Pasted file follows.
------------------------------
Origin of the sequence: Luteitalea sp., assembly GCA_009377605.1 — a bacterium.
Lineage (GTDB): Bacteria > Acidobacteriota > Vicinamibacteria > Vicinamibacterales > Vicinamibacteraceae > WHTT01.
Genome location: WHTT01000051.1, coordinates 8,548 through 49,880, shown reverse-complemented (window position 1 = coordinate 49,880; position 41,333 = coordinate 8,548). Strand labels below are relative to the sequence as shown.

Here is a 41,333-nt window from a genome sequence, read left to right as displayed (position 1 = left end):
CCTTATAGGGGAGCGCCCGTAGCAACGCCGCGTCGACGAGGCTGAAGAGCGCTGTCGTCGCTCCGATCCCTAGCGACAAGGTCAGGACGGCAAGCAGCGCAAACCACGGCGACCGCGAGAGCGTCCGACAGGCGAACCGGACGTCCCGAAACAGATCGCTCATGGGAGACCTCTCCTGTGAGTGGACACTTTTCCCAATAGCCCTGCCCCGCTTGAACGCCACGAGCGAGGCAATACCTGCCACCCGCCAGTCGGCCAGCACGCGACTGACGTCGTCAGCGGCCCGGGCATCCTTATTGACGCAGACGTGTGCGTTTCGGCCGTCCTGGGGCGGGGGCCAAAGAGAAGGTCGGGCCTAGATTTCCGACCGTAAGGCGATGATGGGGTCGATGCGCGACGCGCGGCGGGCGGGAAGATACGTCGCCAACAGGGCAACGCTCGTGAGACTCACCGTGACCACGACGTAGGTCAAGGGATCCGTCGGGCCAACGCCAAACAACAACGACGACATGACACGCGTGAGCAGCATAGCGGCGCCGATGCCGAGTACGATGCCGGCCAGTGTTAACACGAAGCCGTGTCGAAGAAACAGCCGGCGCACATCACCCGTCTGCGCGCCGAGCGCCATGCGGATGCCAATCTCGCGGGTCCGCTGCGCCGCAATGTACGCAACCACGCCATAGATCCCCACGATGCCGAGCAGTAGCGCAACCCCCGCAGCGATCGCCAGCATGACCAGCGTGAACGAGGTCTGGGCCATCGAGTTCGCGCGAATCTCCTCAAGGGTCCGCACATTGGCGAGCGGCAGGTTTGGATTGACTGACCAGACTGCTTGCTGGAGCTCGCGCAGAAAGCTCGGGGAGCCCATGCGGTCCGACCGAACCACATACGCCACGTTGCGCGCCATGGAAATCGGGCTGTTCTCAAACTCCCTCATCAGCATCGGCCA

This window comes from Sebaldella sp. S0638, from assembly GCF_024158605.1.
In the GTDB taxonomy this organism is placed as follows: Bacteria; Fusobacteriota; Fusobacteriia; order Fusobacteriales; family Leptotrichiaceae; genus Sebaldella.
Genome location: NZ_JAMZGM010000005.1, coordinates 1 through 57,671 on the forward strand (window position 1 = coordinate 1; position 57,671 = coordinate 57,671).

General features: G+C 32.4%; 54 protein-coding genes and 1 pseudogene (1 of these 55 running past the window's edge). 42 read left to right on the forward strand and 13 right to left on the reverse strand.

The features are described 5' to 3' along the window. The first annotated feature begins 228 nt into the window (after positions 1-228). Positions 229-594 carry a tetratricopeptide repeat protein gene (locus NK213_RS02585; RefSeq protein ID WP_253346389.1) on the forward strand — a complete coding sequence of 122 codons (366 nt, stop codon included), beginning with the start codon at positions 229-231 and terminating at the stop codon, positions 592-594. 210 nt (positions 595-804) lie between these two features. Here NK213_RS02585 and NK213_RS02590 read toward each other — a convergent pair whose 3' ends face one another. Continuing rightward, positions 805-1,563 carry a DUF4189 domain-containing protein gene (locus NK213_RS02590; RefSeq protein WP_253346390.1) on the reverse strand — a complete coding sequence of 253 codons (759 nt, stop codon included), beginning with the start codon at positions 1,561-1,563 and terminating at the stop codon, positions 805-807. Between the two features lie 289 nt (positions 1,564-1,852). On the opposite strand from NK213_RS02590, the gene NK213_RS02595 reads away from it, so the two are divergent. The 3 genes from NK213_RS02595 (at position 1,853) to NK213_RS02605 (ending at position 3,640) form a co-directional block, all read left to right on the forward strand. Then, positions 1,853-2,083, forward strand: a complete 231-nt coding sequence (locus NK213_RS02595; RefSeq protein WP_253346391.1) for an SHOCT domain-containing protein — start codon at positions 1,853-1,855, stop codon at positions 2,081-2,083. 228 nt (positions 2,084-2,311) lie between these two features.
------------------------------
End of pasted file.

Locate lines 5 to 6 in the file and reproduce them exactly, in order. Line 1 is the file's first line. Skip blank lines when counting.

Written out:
CCTTATAGGGGAGCGCCCGTAGCAACGCCGCGTCGACGAGGCTGAAGAGCGCTGTCGTCGCTCCGATCCCTAGCGACAAGGTCAGGACGGCAAGCAGCGCAAACCACGGCGACCGCGAGAGCGTCCGACAGGCGAACCGGACGTCCCGAAACAGATCGCTCATGGGAGACCTCTCCTGTGAGTGGACACTTTTCCCAATAGCCCTGCCCCGCTTGAACGCCACGAGCGAGGCAATACCTGCCACCCGCCAGTCGGCCAGCACGCGACTGACGTCGTCAGCGGCCCGGGCATCCTTATTGACGCAGACGTGTGCGTTTCGGCCGTCCTGGGGCGGGGGCCAAAGAGAAGGTCGGGCCTAGATTTCCGACCGTAAGGCGATGATGGGGTCGATGCGCGACGCGCGGCGGGCGGGAAGATACGTCGCCAACAGGGCAACGCTCGTGAGACTCACCGTGACCACGACGTAGGTCAAGGGATCCGTCGGGCCAACGCCAAACAACAACGACGACATGACACGCGTGAGCAGCATAGCGGCGCCGATGCCGAGTACGATGCCGGCCAGTGTTAACACGAAGCCGTGTCGAAGAAACAGCCGGCGCACATCACCCGTCTGCGCGCCGAGCGCCATGCGGATGCCAATCTCGCGGGTCCGCTGCGCCGCAATGTACGCAACCACGCCATAGATCCCCACGATGCCGAGCAGTAGCGCAACCCCCGCAGCGATCGCCAGCATGACCAGCGTGAACGAGGTCTGGGCCATCGAGTTCGCGCGAATCTCCTCAAGGGTCCGCACATTGGCGAGCGGCAGGTTTGGATTGACTGACCAGACTGCTTGCTGGAGCTCGCGCAGAAAGCTCGGGGAGCCCATGCGGTCCGACCGAACCACATACGCCACGTTGCGCGCCATGGAAATCGGGCTGTTCTCAAACTCCCTCATCAGCATCGGCCA

This window comes from Sebaldella sp. S0638, from assembly GCF_024158605.1.